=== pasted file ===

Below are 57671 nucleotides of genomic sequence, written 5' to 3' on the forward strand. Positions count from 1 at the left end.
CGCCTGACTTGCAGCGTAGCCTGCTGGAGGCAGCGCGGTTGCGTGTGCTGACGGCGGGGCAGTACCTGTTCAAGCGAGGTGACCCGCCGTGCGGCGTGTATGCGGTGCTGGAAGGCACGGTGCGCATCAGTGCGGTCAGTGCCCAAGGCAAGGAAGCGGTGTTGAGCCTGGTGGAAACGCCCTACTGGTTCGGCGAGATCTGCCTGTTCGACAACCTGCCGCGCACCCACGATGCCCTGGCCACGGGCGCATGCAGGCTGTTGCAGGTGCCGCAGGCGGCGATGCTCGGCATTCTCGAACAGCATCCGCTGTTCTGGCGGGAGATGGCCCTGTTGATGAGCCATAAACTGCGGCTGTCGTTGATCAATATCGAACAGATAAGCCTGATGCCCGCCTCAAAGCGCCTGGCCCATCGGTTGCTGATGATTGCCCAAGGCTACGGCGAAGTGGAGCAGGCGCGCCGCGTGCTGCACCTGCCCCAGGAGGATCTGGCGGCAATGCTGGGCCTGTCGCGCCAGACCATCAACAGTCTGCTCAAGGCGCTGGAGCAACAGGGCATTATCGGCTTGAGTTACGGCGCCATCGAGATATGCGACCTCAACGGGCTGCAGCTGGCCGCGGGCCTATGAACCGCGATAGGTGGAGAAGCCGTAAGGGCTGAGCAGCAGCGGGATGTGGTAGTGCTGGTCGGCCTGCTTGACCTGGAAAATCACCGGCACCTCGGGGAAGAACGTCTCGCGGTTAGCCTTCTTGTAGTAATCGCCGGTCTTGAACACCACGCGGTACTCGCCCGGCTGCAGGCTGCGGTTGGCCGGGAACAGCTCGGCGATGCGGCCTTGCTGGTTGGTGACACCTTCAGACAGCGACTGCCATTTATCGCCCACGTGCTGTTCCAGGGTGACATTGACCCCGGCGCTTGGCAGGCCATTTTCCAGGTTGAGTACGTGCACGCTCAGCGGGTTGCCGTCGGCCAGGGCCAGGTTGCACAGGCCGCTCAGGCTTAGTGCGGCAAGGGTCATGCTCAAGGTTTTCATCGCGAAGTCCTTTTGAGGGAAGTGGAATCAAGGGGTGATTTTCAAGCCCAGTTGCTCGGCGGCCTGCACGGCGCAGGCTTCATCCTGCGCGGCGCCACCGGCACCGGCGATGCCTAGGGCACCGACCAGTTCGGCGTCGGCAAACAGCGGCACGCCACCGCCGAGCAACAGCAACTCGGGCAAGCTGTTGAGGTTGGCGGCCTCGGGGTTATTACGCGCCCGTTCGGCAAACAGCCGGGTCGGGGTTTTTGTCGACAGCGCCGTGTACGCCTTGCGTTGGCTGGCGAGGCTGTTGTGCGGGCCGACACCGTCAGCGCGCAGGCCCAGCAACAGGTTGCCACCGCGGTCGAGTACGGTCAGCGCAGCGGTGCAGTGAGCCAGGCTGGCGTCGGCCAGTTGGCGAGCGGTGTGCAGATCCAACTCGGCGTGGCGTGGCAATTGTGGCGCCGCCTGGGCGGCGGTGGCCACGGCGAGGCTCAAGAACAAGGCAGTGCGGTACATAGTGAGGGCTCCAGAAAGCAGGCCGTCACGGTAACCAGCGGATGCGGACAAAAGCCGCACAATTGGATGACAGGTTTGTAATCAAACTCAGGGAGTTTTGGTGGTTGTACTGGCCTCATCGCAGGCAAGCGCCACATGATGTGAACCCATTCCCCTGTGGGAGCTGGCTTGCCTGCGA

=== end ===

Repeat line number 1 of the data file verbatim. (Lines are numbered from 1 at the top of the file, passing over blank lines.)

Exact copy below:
Below are 57671 nucleotides of genomic sequence, written 5' to 3' on the forward strand. Positions count from 1 at the left end.